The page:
A federal judge overseeing a longstanding legal battle over the Dakota Access Pipeline isn’t likely to decide until late this year or early next year whether to order the flow of oil to cease.
The Bismarck Tribune reported that U.S. District Judge James Boasberg earlier this year issued a shutdown order that was overturned by a federal appeals court that concluded he hadn’t justified the move. American Indian tribes who sued over the pipeline four years ago are making a renewed push as the legal battle continues in both U.S. District Court and the U.S. Court of Appeals for the District of Columbia Circuit.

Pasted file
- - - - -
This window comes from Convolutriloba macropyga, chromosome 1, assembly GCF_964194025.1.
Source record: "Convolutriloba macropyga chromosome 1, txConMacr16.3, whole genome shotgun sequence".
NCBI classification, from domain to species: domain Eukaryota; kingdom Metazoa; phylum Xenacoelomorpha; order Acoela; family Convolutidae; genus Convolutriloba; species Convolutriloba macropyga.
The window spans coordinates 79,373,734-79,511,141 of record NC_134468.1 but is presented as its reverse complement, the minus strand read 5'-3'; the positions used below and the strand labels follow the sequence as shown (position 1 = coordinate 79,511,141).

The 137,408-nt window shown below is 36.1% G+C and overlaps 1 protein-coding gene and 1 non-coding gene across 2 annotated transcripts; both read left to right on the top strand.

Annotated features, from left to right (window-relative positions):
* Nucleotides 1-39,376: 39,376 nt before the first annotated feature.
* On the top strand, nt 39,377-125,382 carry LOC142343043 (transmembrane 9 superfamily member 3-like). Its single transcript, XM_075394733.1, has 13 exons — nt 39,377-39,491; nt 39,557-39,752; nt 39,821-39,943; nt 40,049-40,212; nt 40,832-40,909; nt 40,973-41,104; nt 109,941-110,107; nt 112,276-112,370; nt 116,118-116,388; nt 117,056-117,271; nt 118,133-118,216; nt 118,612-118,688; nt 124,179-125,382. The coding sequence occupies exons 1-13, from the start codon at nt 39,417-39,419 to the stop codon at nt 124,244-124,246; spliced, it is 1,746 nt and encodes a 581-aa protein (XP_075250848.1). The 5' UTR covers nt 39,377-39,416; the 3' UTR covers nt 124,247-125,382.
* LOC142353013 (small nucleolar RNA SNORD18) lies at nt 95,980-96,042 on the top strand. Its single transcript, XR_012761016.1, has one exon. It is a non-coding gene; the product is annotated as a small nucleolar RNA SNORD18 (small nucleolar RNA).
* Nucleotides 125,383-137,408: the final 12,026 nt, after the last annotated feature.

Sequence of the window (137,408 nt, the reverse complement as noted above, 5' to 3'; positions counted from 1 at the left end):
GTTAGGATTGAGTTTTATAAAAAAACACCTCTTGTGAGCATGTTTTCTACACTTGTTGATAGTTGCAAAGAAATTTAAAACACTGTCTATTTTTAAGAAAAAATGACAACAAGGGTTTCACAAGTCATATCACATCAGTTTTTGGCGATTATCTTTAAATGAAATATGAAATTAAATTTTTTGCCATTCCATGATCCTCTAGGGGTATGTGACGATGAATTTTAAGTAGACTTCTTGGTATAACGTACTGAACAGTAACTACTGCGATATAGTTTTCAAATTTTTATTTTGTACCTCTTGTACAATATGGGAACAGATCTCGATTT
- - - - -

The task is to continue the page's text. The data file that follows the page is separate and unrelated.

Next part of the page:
Tribes want Boasberg to issue an “injunction on continued pipeline operations.” An injunction is an order prohibiting something. In this case, it would stop pipeline developer Energy Transfer from operating the pipeline while the legal fight plays out.
Attorneys for the tribes and the U.S. Department of Justice on Wednesday submitted a proposed schedule for briefs, or written arguments, that extends to Dec. 18, after which Boasberg would rule, should he sign off on the schedule.
Much could happen before then. The U.S. Army Corps of Engineers, which permitted the pipeline, is expected to decide by mid-October whether to continue allowing Dakota Access to move oil. Boasberg in July invalidated the federal easement that allows the line to cross under the Missouri River just north of the Standing Rock Sioux Reservation. The means the pipeline is now considered an “encroachment” on federal property.
Source: Bismarck Tribune